This American gangster film set in prohibition era presents Tom Powers and best friend Matt Doyle climbing through the ranks of the neighbourhood gangs. This is set in contrast to Tom’s straight brother Mike, living an ‘honest’ life. The issue of class in this film is a poignant one as is portrays the rise of the gangster in lower class society in America at this time. Tom is poor and although he comes from a stable, two parent family with a policeman father, he turns to petty thievery and shoplifting to escape the grind of lower class life. This is a stark contrast to how his brother Mike lives with depravation, working as a street car conductor and going to school at night which Tom significantly remarked as ‘learnin’ how to be poor’.
Masculinity is embodied in this film as Tommy is a character that practically breathes it. The combination of power, confidence and violence all emit this and the manner in which he hands his father the razor sharp belt and defiantly asks him whether he wants his pants up or down exemplifies this. Tommy’s climb up the local gangster ladder is as much about asserting his masculinity through growing power as it is about wealth. The struggle between Tom and his brother Mike is also a conflict of masculinity as well as a disagreement on moral fibre.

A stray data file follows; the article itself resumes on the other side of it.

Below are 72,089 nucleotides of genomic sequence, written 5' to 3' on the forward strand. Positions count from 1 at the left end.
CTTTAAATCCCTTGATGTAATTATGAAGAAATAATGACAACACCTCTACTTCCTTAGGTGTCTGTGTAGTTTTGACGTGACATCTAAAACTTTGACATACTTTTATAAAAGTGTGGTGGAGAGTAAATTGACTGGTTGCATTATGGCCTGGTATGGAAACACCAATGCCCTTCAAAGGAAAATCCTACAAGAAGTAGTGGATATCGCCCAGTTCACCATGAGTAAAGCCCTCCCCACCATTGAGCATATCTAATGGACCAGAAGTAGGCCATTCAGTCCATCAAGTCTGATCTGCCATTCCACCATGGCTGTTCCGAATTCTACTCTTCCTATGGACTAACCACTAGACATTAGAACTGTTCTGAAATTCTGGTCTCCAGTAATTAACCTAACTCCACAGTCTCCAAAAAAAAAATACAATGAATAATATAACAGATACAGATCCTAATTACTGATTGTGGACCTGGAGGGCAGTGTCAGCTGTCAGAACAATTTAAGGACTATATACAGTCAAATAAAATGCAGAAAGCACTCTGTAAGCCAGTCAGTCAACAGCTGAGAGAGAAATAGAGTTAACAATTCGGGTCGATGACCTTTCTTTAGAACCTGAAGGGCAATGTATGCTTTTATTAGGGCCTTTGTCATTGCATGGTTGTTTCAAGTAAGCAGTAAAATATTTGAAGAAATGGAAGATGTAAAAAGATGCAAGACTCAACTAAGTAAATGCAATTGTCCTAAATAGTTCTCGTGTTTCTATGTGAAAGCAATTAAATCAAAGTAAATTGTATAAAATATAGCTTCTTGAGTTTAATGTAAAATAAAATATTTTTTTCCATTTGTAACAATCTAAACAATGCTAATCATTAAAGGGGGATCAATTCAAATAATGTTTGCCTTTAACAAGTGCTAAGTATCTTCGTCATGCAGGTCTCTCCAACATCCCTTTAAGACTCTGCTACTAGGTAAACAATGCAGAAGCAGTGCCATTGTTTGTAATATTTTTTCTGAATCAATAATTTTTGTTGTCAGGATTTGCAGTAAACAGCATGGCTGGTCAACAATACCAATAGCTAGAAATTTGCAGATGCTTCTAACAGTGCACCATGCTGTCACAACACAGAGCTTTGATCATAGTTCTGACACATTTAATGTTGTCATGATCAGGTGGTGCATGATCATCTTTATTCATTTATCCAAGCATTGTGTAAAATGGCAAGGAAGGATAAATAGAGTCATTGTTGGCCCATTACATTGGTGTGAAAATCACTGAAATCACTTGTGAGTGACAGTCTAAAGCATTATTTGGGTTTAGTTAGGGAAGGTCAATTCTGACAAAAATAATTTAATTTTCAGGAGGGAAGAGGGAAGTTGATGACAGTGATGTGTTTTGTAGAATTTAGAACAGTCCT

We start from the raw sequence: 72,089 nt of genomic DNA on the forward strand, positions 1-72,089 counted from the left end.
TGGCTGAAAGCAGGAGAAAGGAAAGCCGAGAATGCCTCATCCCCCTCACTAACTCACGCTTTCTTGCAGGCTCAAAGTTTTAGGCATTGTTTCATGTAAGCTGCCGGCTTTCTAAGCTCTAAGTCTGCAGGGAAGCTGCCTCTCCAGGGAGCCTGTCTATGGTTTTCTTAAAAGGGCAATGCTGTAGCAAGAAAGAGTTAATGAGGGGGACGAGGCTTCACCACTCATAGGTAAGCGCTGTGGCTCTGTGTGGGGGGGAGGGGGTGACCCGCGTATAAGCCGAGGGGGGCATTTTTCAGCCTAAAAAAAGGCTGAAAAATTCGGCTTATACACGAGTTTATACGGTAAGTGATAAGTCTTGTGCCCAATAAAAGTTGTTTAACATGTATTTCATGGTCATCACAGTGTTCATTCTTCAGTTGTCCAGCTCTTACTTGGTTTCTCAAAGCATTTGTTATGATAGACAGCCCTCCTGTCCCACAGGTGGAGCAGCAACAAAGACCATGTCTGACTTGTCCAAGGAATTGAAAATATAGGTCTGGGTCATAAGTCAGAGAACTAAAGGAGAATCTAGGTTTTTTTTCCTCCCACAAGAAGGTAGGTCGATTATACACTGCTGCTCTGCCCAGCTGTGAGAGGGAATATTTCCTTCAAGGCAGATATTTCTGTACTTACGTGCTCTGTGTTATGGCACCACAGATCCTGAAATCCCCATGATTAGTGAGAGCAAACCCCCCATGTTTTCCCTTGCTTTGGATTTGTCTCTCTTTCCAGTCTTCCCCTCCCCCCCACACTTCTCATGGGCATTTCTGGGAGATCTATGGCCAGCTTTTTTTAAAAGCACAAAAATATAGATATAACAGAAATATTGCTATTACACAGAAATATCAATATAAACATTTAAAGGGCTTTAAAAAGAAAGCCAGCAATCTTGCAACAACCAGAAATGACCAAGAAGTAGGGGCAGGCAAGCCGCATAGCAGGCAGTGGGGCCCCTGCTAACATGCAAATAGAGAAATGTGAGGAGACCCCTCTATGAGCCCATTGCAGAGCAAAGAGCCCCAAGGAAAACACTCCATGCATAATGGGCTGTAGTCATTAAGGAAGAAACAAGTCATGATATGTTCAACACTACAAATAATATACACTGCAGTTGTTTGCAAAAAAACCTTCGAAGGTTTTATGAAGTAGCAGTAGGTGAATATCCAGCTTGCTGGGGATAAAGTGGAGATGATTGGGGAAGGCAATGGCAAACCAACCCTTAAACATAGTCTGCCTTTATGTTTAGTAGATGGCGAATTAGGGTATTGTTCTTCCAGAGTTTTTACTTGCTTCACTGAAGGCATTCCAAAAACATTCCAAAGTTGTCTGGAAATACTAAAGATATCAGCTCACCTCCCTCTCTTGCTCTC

Christopher Shannon remarked that the gangster was a ‘classical American character’ with their mix of hard work, self-control and ambition to succeed. In this film America is presented as a place where crime paid. Although ultimately Tommy died he lived a life where money wasn’t a problem to him and was a local hero to many in such impoverish circumstances as he escaped his poor upbringing. Additionally, America can be seen in broader terms in this film as the influx of foreigners became representative Americans while remaining distinctive to their original patronage. One could now be seen as patriotic without sacrificing their local identity.